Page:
The Pies led the league in average disposals (315 per match). Despite that control of the ball, they are still limited in their scoring ability. This indicates a critical shortage in their ability to move the ball from their defensive half to their forward half.
Under Robert Harvey these concerns were somewhat ameliorated, particularly in the match against West Coast and the match against Richmond where they were able to pile on the goals. However, I am left questioning whether their defence-first mentality will be functional in them ascending the ladder in the near future.
How dire are their salary cap problems?
They traded out four players because their contracts were far too rich for them to effectively pay out, clearing $1.5-2 million off their books. However, even now with massive contracts still going to Brodie Grundy and Jordan de Goey, there are still rumours about how bloated and stretched their salary cap is.
How many players will have to be traded out for them to get under the total player payments threshold. Moreover the Pies also have an old list, meaning they will have more pain in their future before they can reliably contend for a flag.
Will the Pies have enough picks to match the bid on Nick Daicos?
According to Cal Twomey and his August phantom draft, Nick Daicos is the presumptive pick one. That means the Pies will need to go up 2400 points in draft picks to match the bid.
The question isn’t whether they will have the points but will they want to? Nick Daicos is another high half forward/midfielder. He may be very good but will he stand up to the challenges of being the first cab off the rank?
The issues at Collingwood will not be resolved by one player but Daicos will go a long way to bringing some optimism to a club that has been decidedly lacking in that for years.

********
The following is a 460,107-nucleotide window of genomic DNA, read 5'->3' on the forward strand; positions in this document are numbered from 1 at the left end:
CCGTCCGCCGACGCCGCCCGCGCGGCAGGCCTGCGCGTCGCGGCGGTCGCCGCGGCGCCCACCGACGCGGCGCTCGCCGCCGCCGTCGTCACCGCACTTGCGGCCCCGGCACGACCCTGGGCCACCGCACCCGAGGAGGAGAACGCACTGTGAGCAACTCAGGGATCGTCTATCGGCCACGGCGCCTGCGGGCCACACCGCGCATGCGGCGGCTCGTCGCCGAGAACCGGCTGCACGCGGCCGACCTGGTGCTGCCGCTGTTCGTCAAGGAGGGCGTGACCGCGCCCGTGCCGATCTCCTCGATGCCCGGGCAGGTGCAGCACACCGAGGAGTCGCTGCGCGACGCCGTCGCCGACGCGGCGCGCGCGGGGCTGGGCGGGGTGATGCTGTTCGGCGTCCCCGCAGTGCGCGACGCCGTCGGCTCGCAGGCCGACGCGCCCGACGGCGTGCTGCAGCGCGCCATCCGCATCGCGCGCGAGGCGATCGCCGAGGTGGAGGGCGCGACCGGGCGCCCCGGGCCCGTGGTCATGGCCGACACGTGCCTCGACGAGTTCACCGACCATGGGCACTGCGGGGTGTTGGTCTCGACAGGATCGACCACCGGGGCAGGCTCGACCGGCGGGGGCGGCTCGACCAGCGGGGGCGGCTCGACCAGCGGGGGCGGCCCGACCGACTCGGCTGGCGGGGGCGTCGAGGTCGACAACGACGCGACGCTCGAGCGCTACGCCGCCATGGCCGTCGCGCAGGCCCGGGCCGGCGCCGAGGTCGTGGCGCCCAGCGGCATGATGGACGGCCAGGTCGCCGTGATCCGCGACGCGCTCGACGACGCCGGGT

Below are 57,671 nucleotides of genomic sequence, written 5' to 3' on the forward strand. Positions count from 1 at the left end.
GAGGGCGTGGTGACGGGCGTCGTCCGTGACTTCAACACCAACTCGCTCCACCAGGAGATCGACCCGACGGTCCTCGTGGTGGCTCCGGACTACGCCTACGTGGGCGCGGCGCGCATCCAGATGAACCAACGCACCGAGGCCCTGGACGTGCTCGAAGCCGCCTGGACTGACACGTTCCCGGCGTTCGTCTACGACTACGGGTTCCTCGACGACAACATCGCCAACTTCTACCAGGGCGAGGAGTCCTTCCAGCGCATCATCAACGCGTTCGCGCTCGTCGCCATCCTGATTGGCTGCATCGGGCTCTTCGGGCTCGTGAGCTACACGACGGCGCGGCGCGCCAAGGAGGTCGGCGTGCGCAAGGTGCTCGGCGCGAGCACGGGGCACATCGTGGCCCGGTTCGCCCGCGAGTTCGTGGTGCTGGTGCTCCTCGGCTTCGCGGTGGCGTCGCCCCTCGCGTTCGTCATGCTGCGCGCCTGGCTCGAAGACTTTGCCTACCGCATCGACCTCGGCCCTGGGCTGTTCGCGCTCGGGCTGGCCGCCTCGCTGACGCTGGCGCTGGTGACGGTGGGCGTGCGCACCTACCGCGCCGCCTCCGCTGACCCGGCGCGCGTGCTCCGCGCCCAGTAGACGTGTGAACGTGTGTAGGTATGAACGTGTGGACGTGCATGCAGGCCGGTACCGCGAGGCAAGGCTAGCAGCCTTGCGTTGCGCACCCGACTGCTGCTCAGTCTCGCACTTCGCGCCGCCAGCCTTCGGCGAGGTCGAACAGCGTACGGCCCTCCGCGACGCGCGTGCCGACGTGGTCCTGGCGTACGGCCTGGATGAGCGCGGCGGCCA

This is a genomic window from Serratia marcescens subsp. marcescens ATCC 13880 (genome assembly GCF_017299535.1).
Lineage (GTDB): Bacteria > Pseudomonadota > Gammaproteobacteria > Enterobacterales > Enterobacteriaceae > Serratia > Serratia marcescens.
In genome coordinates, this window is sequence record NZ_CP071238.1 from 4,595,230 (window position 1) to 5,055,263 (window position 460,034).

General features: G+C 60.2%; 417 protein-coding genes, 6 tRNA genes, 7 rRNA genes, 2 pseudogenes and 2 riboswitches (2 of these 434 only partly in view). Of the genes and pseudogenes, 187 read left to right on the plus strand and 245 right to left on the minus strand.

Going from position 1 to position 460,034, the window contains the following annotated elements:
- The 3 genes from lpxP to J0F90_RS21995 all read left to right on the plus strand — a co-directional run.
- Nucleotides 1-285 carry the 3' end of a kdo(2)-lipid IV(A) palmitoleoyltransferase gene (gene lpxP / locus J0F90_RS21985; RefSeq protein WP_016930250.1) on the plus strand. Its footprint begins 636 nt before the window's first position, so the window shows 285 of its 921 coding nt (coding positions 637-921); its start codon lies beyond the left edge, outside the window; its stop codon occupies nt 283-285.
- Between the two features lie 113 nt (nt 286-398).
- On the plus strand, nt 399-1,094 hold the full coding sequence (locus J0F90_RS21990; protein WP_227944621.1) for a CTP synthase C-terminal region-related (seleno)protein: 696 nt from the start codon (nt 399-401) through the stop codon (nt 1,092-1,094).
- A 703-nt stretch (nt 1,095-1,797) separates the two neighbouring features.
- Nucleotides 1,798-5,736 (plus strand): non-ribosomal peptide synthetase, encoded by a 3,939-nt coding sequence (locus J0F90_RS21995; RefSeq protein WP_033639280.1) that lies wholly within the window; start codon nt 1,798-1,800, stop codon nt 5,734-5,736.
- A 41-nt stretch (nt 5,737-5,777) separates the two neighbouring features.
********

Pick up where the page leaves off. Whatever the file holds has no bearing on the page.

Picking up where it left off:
Select Nick Daicos
He is potentially a generational talent for the Collingwood side and the Pies need to do whatever they can to match the bid.
This isn’t the year the Pies will build the nucleus of their side but they should try and get the best available talent before focusing on need over the next two-three years. The one question I have is whether the matching of the bid this year will drag their next first-round selection back.
Trade out Jordan de Goey
De Goey’s back half of the year has been exemplary. While he may not be able to rival Dustin Martin just yet, he can make a solid selection for a club looking for a player to fill that striker role.
A side like Carlton would benefit immensely from a player of de Goey’s capabilities but they appear to already be going down the Adam Cerra path.
Six months ago I also would have said Essendon, however de Goey has too many problems for the Bombers to take a chance on the speculation that he might come good in the latter half of the year.
Best win: Round 17 Collingwood versus Richmond
Collingwood roared home to win by 16 points, piling on seven goals in the last quarter. They played with reckless abandon and closed the book on the possibility of Richmond making the finals.
Best and fairest: Jack Crisp
Jack Crisp has been massive for the Pies this year, making the move from a half-back flank to a midfield position. He has been huge for the Pies averaging 27 disposals, seven marks and 3.6 tackles across the season.
Season grade: F-
F is too gentle for the Pies. They’re getting an F minus. They have a lot to fix and a long way to go before they’re back in the promised land.
2022 early prediction
Fourteenth to 18th.
More pain is on the cards for the Pies going into season 2022. The highest they can hope for is the upper echelons of the bottom four.
What I would want to see is slightly higher scoring and better ball movement, while the young guns are continually prioritised.
Craig McRae is a perfect choice to take the Pies forward as he brings a humility to the role of head coach that has been sorely lacking. I hope that he is given the opportunity to bring his vision to fruition.
Well there you have it, Roarers. Tune in tomorrow for Part 3 in this series where I review the Gold Coast Suns.